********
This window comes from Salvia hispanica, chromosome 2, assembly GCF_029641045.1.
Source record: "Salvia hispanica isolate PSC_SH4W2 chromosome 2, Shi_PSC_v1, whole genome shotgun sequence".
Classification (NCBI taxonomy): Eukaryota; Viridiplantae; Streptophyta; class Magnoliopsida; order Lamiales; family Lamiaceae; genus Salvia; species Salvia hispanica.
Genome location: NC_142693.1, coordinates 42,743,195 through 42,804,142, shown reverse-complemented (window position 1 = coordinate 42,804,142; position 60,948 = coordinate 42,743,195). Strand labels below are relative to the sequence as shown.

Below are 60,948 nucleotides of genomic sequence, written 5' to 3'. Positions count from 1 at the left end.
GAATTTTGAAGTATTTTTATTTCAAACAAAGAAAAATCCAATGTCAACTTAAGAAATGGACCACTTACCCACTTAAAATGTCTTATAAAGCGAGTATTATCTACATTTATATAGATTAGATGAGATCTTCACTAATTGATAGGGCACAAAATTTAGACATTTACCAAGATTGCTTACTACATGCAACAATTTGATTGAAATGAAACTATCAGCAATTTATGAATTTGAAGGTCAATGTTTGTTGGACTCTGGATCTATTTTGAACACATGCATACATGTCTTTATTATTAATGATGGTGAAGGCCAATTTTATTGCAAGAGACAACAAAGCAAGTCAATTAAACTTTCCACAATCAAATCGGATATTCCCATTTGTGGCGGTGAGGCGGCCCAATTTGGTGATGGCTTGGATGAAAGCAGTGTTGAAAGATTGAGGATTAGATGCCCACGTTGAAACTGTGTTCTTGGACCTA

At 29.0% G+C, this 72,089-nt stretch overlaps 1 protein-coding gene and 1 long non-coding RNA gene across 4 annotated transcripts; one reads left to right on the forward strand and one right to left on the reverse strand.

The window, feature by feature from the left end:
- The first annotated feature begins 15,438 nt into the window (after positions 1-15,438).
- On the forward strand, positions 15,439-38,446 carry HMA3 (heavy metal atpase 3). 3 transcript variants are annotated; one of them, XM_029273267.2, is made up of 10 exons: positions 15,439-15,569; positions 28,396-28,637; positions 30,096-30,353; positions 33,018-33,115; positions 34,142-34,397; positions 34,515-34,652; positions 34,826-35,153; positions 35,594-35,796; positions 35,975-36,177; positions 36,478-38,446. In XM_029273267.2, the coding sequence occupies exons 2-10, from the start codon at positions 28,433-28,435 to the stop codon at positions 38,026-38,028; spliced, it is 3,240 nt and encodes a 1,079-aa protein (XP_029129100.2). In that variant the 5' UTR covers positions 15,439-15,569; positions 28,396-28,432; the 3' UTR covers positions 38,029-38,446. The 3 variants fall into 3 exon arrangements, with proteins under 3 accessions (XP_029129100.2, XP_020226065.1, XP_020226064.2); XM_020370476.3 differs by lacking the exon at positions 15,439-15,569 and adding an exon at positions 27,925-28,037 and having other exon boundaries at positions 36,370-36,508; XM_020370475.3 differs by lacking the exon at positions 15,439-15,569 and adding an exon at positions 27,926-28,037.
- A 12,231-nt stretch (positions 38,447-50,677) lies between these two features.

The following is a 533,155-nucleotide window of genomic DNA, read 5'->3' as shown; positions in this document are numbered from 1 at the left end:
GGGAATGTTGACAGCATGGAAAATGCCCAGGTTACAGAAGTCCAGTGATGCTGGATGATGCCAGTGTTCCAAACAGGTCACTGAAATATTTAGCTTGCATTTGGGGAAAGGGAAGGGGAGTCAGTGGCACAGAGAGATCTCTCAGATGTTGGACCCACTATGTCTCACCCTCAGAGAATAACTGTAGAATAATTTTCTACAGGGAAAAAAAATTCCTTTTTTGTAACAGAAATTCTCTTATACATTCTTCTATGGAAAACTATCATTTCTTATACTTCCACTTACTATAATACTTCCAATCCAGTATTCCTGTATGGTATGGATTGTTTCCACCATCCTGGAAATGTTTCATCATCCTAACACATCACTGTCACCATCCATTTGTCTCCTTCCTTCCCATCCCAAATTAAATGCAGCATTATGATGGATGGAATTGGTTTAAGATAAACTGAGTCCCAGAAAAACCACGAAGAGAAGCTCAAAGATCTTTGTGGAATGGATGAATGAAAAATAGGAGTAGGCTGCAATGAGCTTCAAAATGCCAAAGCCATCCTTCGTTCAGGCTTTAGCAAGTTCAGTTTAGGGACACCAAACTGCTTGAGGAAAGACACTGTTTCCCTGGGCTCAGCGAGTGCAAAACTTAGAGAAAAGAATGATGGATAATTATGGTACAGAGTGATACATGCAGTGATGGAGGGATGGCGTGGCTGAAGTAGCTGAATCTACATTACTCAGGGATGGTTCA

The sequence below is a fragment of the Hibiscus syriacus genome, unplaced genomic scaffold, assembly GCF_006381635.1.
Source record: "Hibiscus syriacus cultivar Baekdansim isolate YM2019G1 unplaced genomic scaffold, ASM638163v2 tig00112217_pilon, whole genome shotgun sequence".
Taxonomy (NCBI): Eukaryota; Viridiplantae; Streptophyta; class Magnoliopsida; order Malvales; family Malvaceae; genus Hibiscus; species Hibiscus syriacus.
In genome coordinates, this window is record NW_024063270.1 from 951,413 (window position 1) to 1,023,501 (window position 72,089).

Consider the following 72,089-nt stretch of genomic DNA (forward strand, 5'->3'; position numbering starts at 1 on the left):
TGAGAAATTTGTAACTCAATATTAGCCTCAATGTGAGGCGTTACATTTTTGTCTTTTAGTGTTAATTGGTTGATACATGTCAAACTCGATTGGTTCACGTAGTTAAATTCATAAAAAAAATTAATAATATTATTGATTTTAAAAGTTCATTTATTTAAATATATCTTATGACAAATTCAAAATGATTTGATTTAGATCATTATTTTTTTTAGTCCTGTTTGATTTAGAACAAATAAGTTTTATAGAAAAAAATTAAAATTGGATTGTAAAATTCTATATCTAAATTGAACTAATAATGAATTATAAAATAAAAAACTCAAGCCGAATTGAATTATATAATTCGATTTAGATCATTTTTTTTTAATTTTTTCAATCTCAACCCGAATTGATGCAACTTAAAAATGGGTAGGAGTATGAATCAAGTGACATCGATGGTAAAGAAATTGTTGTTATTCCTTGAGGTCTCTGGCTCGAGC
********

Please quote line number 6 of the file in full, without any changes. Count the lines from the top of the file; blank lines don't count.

GAATTTTGAAGTATTTTTATTTCAAACAAAGAAAAATCCAATGTCAACTTAAGAAATGGACCACTTACCCACTTAAAATGTCTTATAAAGCGAGTATTATCTACATTTATATAGATTAGATGAGATCTTCACTAATTGATAGGGCACAAAATTTAGACATTTACCAAGATTGCTTACTACATGCAACAATTTGATTGAAATGAAACTATCAGCAATTTATGAATTTGAAGGTCAATGTTTGTTGGACTCTGGATCTATTTTGAACACATGCATACATGTCTTTATTATTAATGATGGTGAAGGCCAATTTTATTGCAAGAGACAACAAAGCAAGTCAATTAAACTTTCCACAATCAAATCGGATATTCCCATTTGTGGCGGTGAGGCGGCCCAATTTGGTGATGGCTTGGATGAAAGCAGTGTTGAAAGATTGAGGATTAGATGCCCACGTTGAAACTGTGTTCTTGGACCTA